Robert Griffin III played what must have been one of the all-around most solid debuts ever for a rookie, but much of the credit has to go to the aggressive game plan and play-calling by coach Mike Shanahan and offensive coordinator Kyle Shanahan.
First, they took the bubble wrap off Griffin, allowing him 26 pass attempts plus 10 runs and scrambles, which is almost as much action as he saw all preseason. The Shanahans uncharacteristically added new Griffin-friendly wrinkles to their vaunted “system,” such as option runs and other college-like plays. Instead of trying to fit the players to the scheme, they fit the scheme to the players, and it paid off.
Second, they made two bold fourth down decisions to go for first downs. The Redskins converted a fourth and 1 near midfield at the end of the first quarter, on a drive that led to the go-ahead touchdown. Early in the third quarter, up by 13 points, the Redskins went for it again on a fourth and 1 at the New Orleans 33. It’s normal for teams down by 13 to roll the dice in that situation, but it’s rare that a team up by 13 goes for it there, despite the numbers favoring the decision.
This time the Shanahans were even bolder and called a pass play. Griffin threw deep into the end zone. The pass was incomplete but it defied the age old saying, attributed to former Texas coach Darrell Royal: “Three things can happen when you throw the football, and two of them are bad.” Coach Royal forgot a fourth thing—a defensive pass interference call, which in this case set up a subsequent Redskins touchdown.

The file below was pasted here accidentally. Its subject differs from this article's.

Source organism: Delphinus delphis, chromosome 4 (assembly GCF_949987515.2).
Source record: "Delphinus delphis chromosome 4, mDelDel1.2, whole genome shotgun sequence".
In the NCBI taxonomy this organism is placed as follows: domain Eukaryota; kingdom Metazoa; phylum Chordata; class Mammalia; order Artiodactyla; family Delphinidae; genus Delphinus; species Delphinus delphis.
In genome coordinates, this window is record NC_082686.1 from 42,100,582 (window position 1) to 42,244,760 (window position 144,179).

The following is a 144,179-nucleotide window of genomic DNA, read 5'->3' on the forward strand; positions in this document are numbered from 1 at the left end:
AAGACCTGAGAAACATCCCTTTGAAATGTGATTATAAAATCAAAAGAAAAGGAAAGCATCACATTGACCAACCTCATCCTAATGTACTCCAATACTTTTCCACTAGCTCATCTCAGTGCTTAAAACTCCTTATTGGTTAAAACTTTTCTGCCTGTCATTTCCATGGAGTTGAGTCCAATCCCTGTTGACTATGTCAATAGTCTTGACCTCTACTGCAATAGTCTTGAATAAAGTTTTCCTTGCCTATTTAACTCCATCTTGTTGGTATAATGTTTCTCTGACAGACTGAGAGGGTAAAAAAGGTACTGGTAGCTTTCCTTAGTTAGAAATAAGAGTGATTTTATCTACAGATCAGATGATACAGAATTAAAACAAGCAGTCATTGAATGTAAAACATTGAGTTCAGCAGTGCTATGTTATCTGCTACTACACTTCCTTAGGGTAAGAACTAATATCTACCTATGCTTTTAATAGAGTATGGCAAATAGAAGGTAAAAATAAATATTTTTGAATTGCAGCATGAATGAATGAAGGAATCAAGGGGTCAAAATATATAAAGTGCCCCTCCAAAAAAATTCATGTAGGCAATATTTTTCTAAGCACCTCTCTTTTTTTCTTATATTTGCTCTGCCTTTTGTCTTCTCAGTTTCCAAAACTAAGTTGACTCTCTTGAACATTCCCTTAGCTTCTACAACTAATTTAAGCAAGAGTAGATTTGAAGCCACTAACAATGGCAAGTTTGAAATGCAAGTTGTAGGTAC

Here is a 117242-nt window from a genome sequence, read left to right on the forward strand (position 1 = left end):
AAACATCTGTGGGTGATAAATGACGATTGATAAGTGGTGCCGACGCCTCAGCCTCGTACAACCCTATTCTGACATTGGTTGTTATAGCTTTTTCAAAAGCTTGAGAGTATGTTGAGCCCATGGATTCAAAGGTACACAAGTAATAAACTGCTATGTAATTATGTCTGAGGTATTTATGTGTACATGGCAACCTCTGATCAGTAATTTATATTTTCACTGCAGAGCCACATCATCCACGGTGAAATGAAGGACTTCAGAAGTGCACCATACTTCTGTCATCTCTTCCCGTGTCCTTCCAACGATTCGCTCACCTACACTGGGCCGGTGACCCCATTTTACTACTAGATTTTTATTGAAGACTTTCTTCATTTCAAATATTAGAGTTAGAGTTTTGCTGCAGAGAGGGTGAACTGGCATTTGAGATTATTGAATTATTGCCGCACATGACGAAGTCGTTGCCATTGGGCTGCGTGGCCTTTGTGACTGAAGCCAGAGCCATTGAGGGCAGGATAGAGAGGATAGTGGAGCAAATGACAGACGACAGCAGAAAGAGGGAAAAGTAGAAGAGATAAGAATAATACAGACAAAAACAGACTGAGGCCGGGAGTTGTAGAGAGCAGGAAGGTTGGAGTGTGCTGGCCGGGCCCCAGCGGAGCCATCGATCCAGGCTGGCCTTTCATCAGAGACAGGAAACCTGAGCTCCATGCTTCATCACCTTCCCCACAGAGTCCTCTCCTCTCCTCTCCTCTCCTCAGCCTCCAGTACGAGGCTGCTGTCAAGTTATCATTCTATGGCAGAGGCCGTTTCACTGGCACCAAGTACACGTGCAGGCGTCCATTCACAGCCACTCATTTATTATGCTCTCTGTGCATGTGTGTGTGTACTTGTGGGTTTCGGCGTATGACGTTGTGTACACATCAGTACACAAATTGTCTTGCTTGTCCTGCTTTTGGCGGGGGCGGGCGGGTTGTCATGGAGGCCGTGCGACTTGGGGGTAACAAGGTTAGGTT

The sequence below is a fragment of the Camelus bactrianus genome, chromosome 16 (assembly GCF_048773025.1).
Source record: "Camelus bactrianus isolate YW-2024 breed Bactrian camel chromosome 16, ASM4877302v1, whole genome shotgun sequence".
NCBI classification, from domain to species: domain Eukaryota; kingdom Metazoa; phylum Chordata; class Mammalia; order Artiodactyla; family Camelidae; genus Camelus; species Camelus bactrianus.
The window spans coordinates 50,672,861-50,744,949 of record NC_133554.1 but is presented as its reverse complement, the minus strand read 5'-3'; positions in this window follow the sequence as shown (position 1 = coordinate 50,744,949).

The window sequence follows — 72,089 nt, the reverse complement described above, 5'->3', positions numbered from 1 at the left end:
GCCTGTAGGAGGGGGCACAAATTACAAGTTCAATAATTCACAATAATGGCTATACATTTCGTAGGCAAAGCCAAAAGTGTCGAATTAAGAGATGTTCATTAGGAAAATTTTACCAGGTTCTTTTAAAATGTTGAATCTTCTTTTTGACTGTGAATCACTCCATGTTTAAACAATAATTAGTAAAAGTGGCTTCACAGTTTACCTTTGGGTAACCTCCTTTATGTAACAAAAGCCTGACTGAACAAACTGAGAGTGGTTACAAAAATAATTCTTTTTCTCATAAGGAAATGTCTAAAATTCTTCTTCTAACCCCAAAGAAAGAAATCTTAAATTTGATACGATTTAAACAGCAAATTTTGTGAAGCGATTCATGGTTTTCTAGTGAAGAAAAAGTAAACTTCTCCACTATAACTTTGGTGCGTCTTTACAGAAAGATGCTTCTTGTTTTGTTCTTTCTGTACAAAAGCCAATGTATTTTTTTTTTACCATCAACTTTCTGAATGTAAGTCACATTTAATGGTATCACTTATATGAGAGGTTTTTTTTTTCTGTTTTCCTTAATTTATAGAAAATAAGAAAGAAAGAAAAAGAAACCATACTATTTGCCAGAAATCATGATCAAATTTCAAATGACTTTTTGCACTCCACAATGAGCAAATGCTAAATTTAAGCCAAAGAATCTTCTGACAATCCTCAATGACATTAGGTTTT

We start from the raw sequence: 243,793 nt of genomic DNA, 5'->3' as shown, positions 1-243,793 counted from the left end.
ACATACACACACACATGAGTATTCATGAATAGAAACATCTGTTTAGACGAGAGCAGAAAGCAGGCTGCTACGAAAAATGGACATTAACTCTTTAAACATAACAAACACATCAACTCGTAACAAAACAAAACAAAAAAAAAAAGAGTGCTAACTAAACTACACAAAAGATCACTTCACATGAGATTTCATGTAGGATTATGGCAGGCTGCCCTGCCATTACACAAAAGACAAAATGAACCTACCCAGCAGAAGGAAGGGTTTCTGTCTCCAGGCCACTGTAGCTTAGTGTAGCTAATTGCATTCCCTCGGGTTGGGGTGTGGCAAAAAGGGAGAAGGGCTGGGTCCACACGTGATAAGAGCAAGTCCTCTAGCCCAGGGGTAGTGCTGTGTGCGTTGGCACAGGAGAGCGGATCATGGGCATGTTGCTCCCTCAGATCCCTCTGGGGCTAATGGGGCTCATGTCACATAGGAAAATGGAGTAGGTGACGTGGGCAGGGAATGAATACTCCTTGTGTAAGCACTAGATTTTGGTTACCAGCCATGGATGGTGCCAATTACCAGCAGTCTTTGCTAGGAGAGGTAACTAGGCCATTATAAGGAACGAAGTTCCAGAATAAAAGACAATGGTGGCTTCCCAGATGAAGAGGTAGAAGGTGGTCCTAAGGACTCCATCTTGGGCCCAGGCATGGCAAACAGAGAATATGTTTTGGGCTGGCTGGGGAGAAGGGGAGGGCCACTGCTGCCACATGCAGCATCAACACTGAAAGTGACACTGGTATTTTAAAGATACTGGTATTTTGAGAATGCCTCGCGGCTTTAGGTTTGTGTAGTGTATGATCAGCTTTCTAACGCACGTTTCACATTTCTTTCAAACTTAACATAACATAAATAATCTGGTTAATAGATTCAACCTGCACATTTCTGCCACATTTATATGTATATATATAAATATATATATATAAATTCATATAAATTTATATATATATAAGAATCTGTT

The play was smart, even if it had not drawn a penalty. Usually on fourth and short, offenses send in goal line packages of players and plays because the situations are similar. Both scenarios call for just a short gain. But goal line situations are vastly different because additional yardage beyond the amount required is useless. The yardage beyond what is required on a fourth down in the open field is extremely valuable. Plus, forcing defenses to respect the possibility of a deep pass and defend the entire field makes it easier to convert on future fourth downs.
Third, the Shanahans became aggressive in the final minutes. Too often, offenses with a one-score lead and possession will run three times to burn clock, then punt the ball. But in today’s NFL, it doesn’t matter whether the opponent has two minutes and all three timeouts or 50 seconds and no time outs. Teams, especially the likes of Drew Brees’ Saints, can score with just seconds left. (Last Sunday’s Jaguars-Vikings game featured not one, but two, game-changing multiple-play drives in the final 1:14.) The Saints’ previous two touchdown drives took a mere 1:04 and 0:53.
The only way to seal the win in the modern game is to convert first downs and keep the ball out of the opponent’s hands until the clock ticks down to its final seconds. Defenses stack the line, expecting clock-burning runs. So to convert, offenses will usually have to pass the ball, risking an interception or a strip-sack. The Shanahans trusted Griffin enough to put the ball in the air, and it paid off.
The completion to Logan Paulsen on 2nd and 13 may show up in the box score as only one completion for 22 yards, but it essentially sealed the win. For the Redskins to keep winning in the weeks ahead, they’ll need more of that aggressive style from the Shanahans.
Brian Burke is the creator of Advanced NFL Stats, a Web site about football, statistics and game theory.